Eurasian watermilfoil (EWM) aquatic invasive species beneath Lake Leelanau's surface water.

Lake Leelanau AIS Prevention: Early Detection/Rapid Response

One of the biggest challenges in controlling aquatic invasive species (AIS) is getting to them before they get out of hand. Removing AIS can be difficult when they lurk in the depths of the lake, unseen by most before it is (often) too late. That is why we need YOU to help us in our mission to detect AIS early so that we can respond rapidly. Please read our latest blog to learn how you can assist with Lake Leelanau AIS prevention and help protect and preserve our lake.

Early Detection/Rapid Response

Early Detection/Rapid Response is the name of the game. The earlier we detect AIS, the earlier we can respond and take care of these nasty invaders before they become a problem. We do our best with the newest technology to monitor our lake, but at any point, a boat could bring in invasive species that could take hold in Lake Leelanau.

Our biggest priority is ensuring that Eurasian watermilfoil (EWM)—which is being controlled in South Lake Leelanau—does not spread into North Lake Leelanau. That is why we need as many eyes on the lake as possible to help us detect EWM in North Lake Leelanau.

How to Identify EWM

The native milfoils (we are fortunate to have three native species in our lake) are an integral part of our ecosystem and should be differentiated from the Eurasian watermilfoil.

All milfoil species are submerged aquatic plants with leaves that are finely divided into leaflets. The most important difference is the number of leaflets (the thin leaves that come off the main stem). Native watermilfoil usually has 11 or fewer leaflets per leaf, whereas EWM typically has 12-21 leaflets per leaf. EWM tends to hang limp when out of the water, whereas the natives are usually more rigid.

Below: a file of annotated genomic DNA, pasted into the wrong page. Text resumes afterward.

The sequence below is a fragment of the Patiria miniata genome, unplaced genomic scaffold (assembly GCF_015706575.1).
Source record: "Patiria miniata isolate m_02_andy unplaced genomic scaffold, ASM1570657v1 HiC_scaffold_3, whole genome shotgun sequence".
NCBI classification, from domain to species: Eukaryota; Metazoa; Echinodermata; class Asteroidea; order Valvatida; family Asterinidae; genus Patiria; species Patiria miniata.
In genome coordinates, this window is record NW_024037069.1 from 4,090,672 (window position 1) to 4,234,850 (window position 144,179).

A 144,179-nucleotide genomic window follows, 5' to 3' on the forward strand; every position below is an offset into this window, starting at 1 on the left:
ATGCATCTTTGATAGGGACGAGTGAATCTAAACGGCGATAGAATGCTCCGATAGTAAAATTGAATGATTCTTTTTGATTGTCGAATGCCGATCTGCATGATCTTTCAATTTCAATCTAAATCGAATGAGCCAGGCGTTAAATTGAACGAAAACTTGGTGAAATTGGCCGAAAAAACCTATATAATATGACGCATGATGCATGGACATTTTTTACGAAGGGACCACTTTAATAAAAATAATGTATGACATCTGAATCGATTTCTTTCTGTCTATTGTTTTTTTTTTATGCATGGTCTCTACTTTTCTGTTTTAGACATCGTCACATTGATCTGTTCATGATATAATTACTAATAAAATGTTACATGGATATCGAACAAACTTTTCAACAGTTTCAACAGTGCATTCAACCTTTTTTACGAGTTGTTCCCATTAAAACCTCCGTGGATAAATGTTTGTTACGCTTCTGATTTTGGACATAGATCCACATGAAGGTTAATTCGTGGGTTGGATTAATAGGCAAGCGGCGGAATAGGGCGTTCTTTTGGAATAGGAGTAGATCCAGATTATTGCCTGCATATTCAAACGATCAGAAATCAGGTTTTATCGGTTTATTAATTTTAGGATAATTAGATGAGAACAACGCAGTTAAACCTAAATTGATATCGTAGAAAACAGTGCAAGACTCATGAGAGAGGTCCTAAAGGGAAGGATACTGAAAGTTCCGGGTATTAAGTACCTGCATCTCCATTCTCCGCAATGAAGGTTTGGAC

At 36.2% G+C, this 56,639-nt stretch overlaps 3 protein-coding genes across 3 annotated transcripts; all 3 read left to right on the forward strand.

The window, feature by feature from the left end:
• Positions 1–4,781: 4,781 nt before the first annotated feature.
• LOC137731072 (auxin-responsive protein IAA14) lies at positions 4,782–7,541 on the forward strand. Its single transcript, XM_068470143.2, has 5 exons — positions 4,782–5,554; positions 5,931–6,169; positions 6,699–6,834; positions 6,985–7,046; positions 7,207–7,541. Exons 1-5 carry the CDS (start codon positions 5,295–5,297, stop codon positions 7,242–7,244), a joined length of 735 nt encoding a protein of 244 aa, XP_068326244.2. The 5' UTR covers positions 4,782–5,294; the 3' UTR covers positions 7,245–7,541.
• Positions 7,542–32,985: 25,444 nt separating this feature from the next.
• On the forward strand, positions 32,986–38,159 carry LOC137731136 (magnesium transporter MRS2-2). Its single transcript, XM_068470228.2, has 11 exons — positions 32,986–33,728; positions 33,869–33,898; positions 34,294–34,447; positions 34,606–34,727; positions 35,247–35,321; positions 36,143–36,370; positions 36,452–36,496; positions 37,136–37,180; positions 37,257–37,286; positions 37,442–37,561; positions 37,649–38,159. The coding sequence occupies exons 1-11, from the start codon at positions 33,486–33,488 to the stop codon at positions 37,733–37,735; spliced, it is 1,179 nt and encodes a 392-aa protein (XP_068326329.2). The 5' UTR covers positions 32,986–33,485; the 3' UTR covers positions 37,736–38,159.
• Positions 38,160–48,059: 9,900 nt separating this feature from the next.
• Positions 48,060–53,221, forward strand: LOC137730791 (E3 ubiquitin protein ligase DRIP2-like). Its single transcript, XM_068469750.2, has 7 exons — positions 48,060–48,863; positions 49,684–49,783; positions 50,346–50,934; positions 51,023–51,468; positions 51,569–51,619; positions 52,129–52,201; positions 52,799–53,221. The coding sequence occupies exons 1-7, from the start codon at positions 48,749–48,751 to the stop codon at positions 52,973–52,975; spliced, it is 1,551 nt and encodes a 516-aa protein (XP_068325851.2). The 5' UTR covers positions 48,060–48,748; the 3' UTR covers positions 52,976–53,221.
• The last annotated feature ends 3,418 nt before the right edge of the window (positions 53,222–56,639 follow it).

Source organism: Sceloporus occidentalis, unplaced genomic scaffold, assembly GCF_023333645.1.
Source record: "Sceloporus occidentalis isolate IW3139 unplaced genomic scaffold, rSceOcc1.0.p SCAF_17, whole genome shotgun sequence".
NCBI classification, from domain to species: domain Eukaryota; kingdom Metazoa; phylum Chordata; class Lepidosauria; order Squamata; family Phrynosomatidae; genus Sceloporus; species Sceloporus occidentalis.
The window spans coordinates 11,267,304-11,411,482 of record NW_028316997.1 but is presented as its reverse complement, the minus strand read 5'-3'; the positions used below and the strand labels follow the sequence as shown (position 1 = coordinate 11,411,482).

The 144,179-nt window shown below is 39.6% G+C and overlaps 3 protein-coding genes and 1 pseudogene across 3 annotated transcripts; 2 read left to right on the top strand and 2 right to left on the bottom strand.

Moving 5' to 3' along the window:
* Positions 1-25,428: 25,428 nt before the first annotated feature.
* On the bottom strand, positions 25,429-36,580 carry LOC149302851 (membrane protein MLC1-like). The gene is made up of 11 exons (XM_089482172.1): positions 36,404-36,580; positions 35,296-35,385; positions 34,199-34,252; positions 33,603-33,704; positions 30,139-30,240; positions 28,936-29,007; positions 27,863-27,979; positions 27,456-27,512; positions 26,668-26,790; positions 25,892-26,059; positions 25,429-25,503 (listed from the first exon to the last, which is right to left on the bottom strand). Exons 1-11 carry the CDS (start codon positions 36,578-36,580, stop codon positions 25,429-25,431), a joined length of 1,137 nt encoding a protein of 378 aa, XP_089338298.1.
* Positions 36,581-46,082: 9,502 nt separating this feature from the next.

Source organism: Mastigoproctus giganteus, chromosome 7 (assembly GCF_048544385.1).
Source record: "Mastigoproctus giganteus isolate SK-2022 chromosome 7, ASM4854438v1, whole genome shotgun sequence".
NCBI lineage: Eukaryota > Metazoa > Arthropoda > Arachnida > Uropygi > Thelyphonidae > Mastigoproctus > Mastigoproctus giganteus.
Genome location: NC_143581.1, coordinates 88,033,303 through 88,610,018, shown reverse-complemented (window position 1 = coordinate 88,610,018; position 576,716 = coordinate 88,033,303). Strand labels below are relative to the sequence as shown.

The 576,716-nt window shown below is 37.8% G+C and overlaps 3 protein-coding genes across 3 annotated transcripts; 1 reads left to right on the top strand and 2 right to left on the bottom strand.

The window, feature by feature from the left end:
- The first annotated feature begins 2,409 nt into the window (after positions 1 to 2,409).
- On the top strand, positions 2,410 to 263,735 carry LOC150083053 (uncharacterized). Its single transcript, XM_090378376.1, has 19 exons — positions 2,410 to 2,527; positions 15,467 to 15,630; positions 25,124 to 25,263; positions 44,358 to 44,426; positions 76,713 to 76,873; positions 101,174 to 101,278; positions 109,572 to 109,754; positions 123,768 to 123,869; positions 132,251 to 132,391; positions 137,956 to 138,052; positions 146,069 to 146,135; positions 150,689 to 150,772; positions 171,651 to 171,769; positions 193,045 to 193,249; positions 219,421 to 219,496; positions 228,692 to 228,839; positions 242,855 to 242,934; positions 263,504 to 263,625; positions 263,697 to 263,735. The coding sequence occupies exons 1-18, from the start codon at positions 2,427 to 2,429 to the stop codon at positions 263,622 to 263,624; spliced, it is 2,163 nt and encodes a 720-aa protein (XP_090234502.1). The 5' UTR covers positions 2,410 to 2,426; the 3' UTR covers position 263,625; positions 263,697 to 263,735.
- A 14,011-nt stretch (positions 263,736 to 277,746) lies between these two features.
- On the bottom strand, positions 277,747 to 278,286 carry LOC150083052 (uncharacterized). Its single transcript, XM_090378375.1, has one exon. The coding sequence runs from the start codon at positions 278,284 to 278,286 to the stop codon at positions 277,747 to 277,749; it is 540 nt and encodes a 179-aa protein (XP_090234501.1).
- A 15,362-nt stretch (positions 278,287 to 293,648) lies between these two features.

EWM often has a reddish stem, but this alone cannot be used to distinguish it from its close, native relatives.

A graphic to compare Eurasian watermilfoil versus Northern watermilfoil.
Eurasian watermilfoil (invasive underwater plant) vs. Northern watermilfoil (native underwater plant)

Identifying Another AIS of Concern: Curly-Leaf Pondweed

Another AIS of concern in Lake Leelanau is Curly-Leaf Pondweed. It has been found the Narrows and in some water bodies neighboring Lake Leelanau. It has thin, dark green leaves with wavy “lasagna noodle-like” edges that are serrated (toothed) and a thick mid-vein running down each leaf.

Curly-leaf pondweed aquatic invasive species.
Photo courtesy of Leslie J. Mehrhoff, University of Connecticut (Bugwood.org)

Many other AIS are knocking on our door. Please use the following link to review other AIS of concern so you can take action if you spot one!

Michigan Watch List Aquatic Invasive Plants: A Guide for Identification

Reporting Form: Lake Leelanau AIS Prevention

Here comes the big question: What to do if you spot a plant you suspect is an aquatic invasive species? Please report it to us! LLLA has developed an easy-to-use digital form to submit findings if you suspect you have identified an AIS. If it looks like an AIS of concern, one of our biologists will contact you to investigate it further.

 

Click here to report any suspicious species!

 

Should you have any questions regarding Lake Leelanau AIS prevention, please get in touch with us at [email protected].

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